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So I was messing around with permissions on a linux box and was trying to change permissions so a user couldnt access any folders other than what is in their home directory. I did sudo chmod 0750 /home/Guest and it stopped them from accessing the other folders in home, but not the root directory. So i then applied sudo chmod 0750 / and now I cant access any files or execute any commands. I came back to it and I cant even ssh to connect remotely anymore.

Am i screwed?

marked as duplicate by Gilles, techraf, Christopher, Michael Homer, Wildcard Oct 17 '16 at 23:46

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    You can repair that (you'll need to have some way of logging in locally of course, you can't log in over SSH after this), but if you don't know what you're doing, it'll be easier to reinstall. – Gilles Oct 17 '16 at 23:23
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If you really only did chmod 0750 / and not chmod -R 0750 /, then there's probably no harm done. Just do chmod 0755 / and you should be fine.

If you did chmod -R 0750 /, you're quasi-screwed. You can probably get things back into working order with a little work.

Frankly, your best bet is to login as root and execute chmod -R 0755 /. There's a good chance that this will break security models on your system, and some security-conscious software may refuse to run. Your system may or may not be stable after this.

Dunno exactly what dialect of Linux you were using, but many variants have some sort of "repair permissions" tool for just this type of emergency. That tool will go through the database of installed software, and restore every file to the permissions it was intended to have when it was installed.

If your system was installed from RPM packages, this answer shows commands you can give to cause rpm to reset permissions.

If you can't reset permissions, and your system becomes unstable (or you just don't trust it), then you're probably best off doing backups and then reinstalling your system.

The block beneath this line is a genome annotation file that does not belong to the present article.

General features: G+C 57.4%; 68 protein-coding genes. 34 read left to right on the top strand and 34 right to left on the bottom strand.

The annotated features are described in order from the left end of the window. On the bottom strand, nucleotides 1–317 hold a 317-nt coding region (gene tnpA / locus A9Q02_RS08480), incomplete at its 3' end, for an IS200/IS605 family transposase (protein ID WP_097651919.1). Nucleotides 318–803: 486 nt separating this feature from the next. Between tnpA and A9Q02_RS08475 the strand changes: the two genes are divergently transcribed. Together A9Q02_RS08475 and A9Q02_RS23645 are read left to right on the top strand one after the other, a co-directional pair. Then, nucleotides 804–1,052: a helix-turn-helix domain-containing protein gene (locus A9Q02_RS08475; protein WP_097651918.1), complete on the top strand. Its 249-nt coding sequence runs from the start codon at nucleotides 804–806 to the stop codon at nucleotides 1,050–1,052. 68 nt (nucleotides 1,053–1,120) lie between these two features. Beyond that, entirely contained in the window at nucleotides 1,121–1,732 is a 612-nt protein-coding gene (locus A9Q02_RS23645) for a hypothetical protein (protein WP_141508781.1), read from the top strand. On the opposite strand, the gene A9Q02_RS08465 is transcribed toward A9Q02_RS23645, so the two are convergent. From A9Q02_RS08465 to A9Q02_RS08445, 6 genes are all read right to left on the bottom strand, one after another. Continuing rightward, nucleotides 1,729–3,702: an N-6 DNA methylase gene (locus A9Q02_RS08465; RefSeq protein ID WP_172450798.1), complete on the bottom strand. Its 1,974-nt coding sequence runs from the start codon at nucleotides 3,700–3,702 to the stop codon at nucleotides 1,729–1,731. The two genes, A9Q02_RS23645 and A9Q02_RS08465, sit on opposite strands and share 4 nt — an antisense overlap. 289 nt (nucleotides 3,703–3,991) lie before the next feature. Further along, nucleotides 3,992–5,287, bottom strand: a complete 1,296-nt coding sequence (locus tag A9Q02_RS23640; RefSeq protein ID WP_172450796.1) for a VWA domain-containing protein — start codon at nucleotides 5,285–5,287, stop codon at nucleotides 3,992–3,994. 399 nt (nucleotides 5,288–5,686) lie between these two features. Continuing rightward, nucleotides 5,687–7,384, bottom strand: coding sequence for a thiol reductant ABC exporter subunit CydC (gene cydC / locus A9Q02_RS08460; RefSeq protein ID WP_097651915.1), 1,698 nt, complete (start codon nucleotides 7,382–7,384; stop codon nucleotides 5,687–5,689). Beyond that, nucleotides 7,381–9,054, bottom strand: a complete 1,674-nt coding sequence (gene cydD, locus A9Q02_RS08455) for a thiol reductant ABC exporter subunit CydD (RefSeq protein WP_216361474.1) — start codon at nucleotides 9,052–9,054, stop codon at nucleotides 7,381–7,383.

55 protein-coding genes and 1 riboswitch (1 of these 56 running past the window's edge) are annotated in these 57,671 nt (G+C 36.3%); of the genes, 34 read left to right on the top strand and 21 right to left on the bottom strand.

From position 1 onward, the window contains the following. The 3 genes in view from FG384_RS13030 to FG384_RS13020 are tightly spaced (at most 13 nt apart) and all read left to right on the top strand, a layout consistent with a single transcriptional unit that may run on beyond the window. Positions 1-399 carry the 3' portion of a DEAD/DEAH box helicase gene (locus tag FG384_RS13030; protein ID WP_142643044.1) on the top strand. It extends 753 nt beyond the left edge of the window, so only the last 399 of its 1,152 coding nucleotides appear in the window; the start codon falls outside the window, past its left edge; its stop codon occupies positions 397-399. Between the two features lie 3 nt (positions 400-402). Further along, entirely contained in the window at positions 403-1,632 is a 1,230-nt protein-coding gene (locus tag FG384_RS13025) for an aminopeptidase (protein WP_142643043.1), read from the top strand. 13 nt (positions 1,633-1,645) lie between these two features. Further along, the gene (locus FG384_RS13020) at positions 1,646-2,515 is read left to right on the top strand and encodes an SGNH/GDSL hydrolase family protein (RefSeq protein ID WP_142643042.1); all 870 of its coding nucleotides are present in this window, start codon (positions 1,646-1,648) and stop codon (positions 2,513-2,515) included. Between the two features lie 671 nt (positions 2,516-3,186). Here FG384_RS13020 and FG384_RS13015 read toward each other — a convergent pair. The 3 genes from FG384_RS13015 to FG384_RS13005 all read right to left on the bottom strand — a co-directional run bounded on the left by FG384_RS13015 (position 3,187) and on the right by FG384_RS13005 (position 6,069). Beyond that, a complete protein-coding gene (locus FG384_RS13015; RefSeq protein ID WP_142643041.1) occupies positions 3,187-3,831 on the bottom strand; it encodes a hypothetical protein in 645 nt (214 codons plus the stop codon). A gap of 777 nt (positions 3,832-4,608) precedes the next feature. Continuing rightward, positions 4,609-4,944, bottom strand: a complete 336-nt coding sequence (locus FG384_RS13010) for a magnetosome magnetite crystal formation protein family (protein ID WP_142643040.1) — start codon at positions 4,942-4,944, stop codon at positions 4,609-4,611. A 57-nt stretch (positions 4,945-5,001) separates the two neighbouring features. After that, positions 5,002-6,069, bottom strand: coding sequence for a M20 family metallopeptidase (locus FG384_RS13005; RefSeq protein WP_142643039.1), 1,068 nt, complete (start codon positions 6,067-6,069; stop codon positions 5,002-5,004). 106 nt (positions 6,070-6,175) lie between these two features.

In regards to what you were trying to do with Guest:

I'm guessing you thought that by removing permissions from /home/Guest, you were somehow creating a "wall" that the user wouldn't be able to pass. Unfortunately, permissions don't work that way. Any file for which the user can enter the path is accessible as long as the permissions for the file and its containing directories permit it.

As a general rule, without some advanced ACL lists or some such you can't just keep one user "sandboxed" by tweaking permissions as you did.

What you really wanted to do was to put that user into a "chroot" jail, where basically that user lives in a virtual system-within-a-system. It's not too hard to set up, but it's not trivial either.


Another approach you could have taken, and you're actually halfway there, is to make a list of all the groups that own all the files on the system, and put all your users except "Guest" into all of those groups. then remove "other" access from all the files with

chmod -R o-rwx /

Which would have removed the "other" access from all files while leaving the "owner" and "group" permissions alone. Unfortunately for you, it's now too late for that.

The next step would have been to track down all the software that broke because it needed access to some file or another. This could have taken a very long time, and frankly your system would never be the same again.

And the step after that would be to find out what broke for "Guest" because of these permission changes. To start with, you would need to restore permissions for everything in /bin, /usr/bin, /lib, /usr/lib, /usr/local, /usr/share and who knows what else. Probably a lot of files in /etc, /var, and so forth.

Unless I was building embedded systems, and had the time to track down all those issues, I would not take this approach.


  • Doing a recursive chmod to "fix" the problem won't fix it and could potentially make it worse. Among other things, you will remove the suid bit from any executable that has it. – Wildcard Oct 17 '16 at 23:48
  • Good point. Of course, OP has already done this if he already did a recursive chmod. At this point, unless there's a "repair permissions" tool, then it's game over. In fact, with all the SUID bits cleared, it may already be too late. – Edward Falk Oct 17 '16 at 23:49
  • Didn't you mean chmod 0755 /? If the OP didn't do a recursive chmod I don't think issuing one will help.. – IanC Oct 17 '16 at 23:52
  • As I said, if OP only did chmod 0750 /, then chmod 0755 / will fix it. If OP did chmod -R 0750 /, then he's probably screwed unless there's a permissions restoring tool and it still functions. Failing that, another recursive chmod might make the system usable again, but it probably won't be safe. – Edward Falk Oct 17 '16 at 23:58

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